An authorization determination unit 924 is adapted to inquire the authorization information storage unit 914 upon receiving a service request from a plug-in to determine whether the plug-in is authorized. The service request includes the plug-in's PIN. The authorization determination unit 924 first parses the service request and then searches the authorization information storage unit 914 for the corresponding plug-in ID. If there is no corresponding ID stored in the authorization information storage unit 914, the plug-in is not authorized. If the plug-in's ID can be retrieved, the plug-in was authorized previously. In some embodiments, the byte address of the storage space is taken as the PIN and the storage location of the ID is found by following the PIN.

A privilege control unit 925 is adapted to search the services storage unit 912 using the plug-in's ID to determine whether to allow a plug-in to access the service it requested.

The client controller 920 can further include a limited accessibility determination unit 926, which is adapted to determine whether a requested service is one of the services accessible to the plug-in and whether the condition to access the service is satisfied; if not, the limited accessibility unit 926 will disable the plug-in's access to the service.

The client controller 920 can further include a sensitive service control unit 928 which is adapted to search limited accessibility storage unit 818 and the sensitive information storage unit 814 on the server 800 side. The sensitive service control unit 928 disables the access by a plug-in when a condition for accessing to a sensitive service is not met. For example, if a specified frequency or total number of accesses of the plug-into the sensitive service is exceeded, the plug-in cannot access the sensitive service it requests.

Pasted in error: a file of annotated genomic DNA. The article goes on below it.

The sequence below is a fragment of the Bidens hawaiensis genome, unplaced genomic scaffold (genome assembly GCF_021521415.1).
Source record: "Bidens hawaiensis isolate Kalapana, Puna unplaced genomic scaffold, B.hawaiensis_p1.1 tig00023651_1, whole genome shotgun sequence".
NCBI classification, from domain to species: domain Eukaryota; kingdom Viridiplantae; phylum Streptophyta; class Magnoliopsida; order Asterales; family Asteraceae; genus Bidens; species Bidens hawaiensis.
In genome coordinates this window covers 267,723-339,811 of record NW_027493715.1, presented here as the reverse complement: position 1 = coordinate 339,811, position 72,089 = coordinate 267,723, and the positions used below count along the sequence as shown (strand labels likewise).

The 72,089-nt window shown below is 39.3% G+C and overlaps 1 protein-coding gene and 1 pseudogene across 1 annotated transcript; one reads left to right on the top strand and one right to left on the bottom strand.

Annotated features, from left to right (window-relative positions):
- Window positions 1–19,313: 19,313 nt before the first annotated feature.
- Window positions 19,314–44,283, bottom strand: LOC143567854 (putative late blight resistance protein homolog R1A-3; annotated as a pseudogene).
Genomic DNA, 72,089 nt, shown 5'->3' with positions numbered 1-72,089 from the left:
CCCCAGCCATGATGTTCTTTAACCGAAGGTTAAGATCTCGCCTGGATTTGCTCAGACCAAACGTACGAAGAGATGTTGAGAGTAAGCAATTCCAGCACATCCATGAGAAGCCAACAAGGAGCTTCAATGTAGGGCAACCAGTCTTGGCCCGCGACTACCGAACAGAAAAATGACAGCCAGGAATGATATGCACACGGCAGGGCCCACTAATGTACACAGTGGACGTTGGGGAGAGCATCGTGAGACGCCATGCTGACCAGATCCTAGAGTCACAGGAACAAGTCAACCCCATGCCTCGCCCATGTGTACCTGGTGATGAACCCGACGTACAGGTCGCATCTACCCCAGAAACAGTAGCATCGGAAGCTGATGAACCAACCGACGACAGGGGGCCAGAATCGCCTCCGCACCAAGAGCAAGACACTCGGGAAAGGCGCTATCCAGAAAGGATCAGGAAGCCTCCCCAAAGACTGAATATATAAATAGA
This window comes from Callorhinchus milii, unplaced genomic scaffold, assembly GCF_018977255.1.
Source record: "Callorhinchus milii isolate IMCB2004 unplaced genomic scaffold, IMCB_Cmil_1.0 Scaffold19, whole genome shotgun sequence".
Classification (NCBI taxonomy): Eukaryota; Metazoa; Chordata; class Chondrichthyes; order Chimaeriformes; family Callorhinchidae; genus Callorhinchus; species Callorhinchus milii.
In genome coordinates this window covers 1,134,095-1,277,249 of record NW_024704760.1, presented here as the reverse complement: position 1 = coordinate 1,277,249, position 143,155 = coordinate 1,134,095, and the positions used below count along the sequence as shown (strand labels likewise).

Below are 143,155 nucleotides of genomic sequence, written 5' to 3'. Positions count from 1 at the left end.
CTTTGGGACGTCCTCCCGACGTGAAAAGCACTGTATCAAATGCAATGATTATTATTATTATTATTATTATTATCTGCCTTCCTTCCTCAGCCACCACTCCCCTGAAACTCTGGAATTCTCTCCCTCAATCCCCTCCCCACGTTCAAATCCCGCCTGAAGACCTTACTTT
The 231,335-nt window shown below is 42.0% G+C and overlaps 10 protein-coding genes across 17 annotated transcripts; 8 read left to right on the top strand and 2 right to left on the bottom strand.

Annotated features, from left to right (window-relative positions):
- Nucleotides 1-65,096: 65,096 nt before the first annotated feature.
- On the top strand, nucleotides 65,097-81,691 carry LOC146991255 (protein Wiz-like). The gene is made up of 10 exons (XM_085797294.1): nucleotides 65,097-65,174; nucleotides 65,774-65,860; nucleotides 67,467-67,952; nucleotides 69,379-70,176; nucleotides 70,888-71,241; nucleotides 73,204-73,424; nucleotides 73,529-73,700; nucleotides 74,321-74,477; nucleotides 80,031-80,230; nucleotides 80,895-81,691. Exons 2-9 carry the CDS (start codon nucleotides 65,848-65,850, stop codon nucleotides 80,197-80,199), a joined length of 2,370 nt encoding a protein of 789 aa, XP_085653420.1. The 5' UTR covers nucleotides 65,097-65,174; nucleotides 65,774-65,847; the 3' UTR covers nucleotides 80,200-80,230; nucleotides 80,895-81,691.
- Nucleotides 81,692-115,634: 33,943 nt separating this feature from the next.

The client controller 920 further includes an updating unit 929, which is adapted to update the client's local information to be synchronized with the information at the server 800 side.

One skilled in the art should understand that the embodiments of this application may be provided as a method, a system, or a computer product. Therefore, this application may be in the form of full hardware embodiments, full software embodiments, or a combination thereof. Moreover, this application may be in the form of a computer program product that is implemented on one or more computer-usable storage media (including, without limitation, magnetic disk storage, CD-ROM, flash, and optical storages) containing computer-usable program codes. Those program codes include instructions to make a computer apparatus execute full or partial embodiments of the methods described above.